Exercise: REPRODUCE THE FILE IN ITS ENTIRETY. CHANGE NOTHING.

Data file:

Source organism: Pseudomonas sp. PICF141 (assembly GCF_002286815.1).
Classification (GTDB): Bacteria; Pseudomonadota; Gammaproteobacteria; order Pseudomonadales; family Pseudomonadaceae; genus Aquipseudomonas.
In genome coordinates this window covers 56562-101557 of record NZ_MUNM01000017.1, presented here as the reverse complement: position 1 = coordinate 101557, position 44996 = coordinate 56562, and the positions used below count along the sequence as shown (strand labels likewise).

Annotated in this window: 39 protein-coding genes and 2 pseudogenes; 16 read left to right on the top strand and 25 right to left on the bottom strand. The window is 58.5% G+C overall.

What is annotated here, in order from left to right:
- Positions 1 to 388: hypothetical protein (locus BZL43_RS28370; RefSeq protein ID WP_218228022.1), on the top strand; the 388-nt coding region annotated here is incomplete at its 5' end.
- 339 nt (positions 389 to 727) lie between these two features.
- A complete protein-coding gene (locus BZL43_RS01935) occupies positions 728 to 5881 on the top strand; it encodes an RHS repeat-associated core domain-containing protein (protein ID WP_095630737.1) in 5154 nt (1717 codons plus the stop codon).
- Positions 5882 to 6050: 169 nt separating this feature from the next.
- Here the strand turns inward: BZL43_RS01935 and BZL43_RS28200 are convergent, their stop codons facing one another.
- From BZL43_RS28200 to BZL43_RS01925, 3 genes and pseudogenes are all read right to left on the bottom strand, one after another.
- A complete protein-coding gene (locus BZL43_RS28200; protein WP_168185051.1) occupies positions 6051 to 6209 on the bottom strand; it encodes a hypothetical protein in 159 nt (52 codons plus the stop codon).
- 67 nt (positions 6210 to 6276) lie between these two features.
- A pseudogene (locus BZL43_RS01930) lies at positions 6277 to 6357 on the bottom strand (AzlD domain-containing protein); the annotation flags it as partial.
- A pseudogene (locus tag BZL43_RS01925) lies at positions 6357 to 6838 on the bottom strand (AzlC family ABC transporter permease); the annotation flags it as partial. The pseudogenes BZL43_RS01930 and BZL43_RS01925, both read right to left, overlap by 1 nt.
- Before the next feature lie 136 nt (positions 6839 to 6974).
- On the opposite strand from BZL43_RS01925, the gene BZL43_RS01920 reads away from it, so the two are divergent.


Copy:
Source organism: Pseudomonas sp. PICF141 (assembly GCF_002286815.1).
Classification (GTDB): Bacteria; Pseudomonadota; Gammaproteobacteria; order Pseudomonadales; family Pseudomonadaceae; genus Aquipseudomonas.
In genome coordinates this window covers 56562-101557 of record NZ_MUNM01000017.1, presented here as the reverse complement: position 1 = coordinate 101557, position 44996 = coordinate 56562, and the positions used below count along the sequence as shown (strand labels likewise).

Annotated in this window: 39 protein-coding genes and 2 pseudogenes; 16 read left to right on the top strand and 25 right to left on the bottom strand. The window is 58.5% G+C overall.

What is annotated here, in order from left to right:
- Positions 1 to 388: hypothetical protein (locus BZL43_RS28370; RefSeq protein ID WP_218228022.1), on the top strand; the 388-nt coding region annotated here is incomplete at its 5' end.
- 339 nt (positions 389 to 727) lie between these two features.
- A complete protein-coding gene (locus BZL43_RS01935) occupies positions 728 to 5881 on the top strand; it encodes an RHS repeat-associated core domain-containing protein (protein ID WP_095630737.1) in 5154 nt (1717 codons plus the stop codon).
- Positions 5882 to 6050: 169 nt separating this feature from the next.
- Here the strand turns inward: BZL43_RS01935 and BZL43_RS28200 are convergent, their stop codons facing one another.
- From BZL43_RS28200 to BZL43_RS01925, 3 genes and pseudogenes are all read right to left on the bottom strand, one after another.
- A complete protein-coding gene (locus BZL43_RS28200; protein WP_168185051.1) occupies positions 6051 to 6209 on the bottom strand; it encodes a hypothetical protein in 159 nt (52 codons plus the stop codon).
- 67 nt (positions 6210 to 6276) lie between these two features.
- A pseudogene (locus BZL43_RS01930) lies at positions 6277 to 6357 on the bottom strand (AzlD domain-containing protein); the annotation flags it as partial.
- A pseudogene (locus tag BZL43_RS01925) lies at positions 6357 to 6838 on the bottom strand (AzlC family ABC transporter permease); the annotation flags it as partial. The pseudogenes BZL43_RS01930 and BZL43_RS01925, both read right to left, overlap by 1 nt.
- Before the next feature lie 136 nt (positions 6839 to 6974).
- On the opposite strand from BZL43_RS01925, the gene BZL43_RS01920 reads away from it, so the two are divergent.